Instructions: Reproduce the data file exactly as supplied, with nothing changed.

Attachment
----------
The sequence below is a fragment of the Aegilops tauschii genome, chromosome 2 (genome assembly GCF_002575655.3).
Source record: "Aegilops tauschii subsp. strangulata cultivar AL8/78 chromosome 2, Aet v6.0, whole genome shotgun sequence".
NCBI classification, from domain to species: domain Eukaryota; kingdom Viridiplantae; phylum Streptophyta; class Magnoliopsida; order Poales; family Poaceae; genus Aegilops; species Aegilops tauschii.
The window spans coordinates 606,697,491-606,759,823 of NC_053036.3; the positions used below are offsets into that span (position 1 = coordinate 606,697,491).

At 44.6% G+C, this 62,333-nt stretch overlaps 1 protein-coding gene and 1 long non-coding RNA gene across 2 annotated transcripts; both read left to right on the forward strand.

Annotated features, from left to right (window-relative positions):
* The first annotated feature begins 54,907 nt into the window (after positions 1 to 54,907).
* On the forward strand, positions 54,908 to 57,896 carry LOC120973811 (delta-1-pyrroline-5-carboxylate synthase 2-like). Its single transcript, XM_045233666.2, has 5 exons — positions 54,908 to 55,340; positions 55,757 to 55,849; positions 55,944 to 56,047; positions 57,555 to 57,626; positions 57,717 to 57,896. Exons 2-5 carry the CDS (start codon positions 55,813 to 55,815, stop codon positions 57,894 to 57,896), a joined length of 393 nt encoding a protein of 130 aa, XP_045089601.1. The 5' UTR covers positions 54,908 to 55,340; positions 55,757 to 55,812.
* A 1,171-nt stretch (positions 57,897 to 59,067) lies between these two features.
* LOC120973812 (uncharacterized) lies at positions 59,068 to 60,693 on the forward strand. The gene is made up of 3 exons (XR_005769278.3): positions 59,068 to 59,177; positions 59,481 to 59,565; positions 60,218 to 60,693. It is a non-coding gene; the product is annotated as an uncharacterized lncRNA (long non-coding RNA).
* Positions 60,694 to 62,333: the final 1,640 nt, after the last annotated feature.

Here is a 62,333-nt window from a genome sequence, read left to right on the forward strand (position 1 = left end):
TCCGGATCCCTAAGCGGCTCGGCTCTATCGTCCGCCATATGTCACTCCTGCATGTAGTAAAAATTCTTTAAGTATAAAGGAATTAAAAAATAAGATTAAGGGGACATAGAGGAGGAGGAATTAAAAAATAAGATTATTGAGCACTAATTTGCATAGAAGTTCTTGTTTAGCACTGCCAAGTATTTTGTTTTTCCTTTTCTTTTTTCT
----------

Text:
The sequence below is a fragment of the Aegilops tauschii genome, chromosome 2 (genome assembly GCF_002575655.3).
Source record: "Aegilops tauschii subsp. strangulata cultivar AL8/78 chromosome 2, Aet v6.0, whole genome shotgun sequence".
NCBI classification, from domain to species: domain Eukaryota; kingdom Viridiplantae; phylum Streptophyta; class Magnoliopsida; order Poales; family Poaceae; genus Aegilops; species Aegilops tauschii.
The window spans coordinates 606,697,491-606,759,823 of NC_053036.3; the positions used below are offsets into that span (position 1 = coordinate 606,697,491).

At 44.6% G+C, this 62,333-nt stretch overlaps 1 protein-coding gene and 1 long non-coding RNA gene across 2 annotated transcripts; both read left to right on the forward strand.

Annotated features, from left to right (window-relative positions):
* The first annotated feature begins 54,907 nt into the window (after positions 1 to 54,907).
* On the forward strand, positions 54,908 to 57,896 carry LOC120973811 (delta-1-pyrroline-5-carboxylate synthase 2-like). Its single transcript, XM_045233666.2, has 5 exons — positions 54,908 to 55,340; positions 55,757 to 55,849; positions 55,944 to 56,047; positions 57,555 to 57,626; positions 57,717 to 57,896. Exons 2-5 carry the CDS (start codon positions 55,813 to 55,815, stop codon positions 57,894 to 57,896), a joined length of 393 nt encoding a protein of 130 aa, XP_045089601.1. The 5' UTR covers positions 54,908 to 55,340; positions 55,757 to 55,812.
* A 1,171-nt stretch (positions 57,897 to 59,067) lies between these two features.
* LOC120973812 (uncharacterized) lies at positions 59,068 to 60,693 on the forward strand. The gene is made up of 3 exons (XR_005769278.3): positions 59,068 to 59,177; positions 59,481 to 59,565; positions 60,218 to 60,693. It is a non-coding gene; the product is annotated as an uncharacterized lncRNA (long non-coding RNA).
* Positions 60,694 to 62,333: the final 1,640 nt, after the last annotated feature.

Here is a 62,333-nt window from a genome sequence, read left to right on the forward strand (position 1 = left end):
TCCGGATCCCTAAGCGGCTCGGCTCTATCGTCCGCCATATGTCACTCCTGCATGTAGTAAAAATTCTTTAAGTATAAAGGAATTAAAAAATAAGATTAAGGGGACATAGAGGAGGAGGAATTAAAAAATAAGATTATTGAGCACTAATTTGCATAGAAGTTCTTGTTTAGCACTGCCAAGTATTTTGTTTTTCCTTTTCTTTTTTCT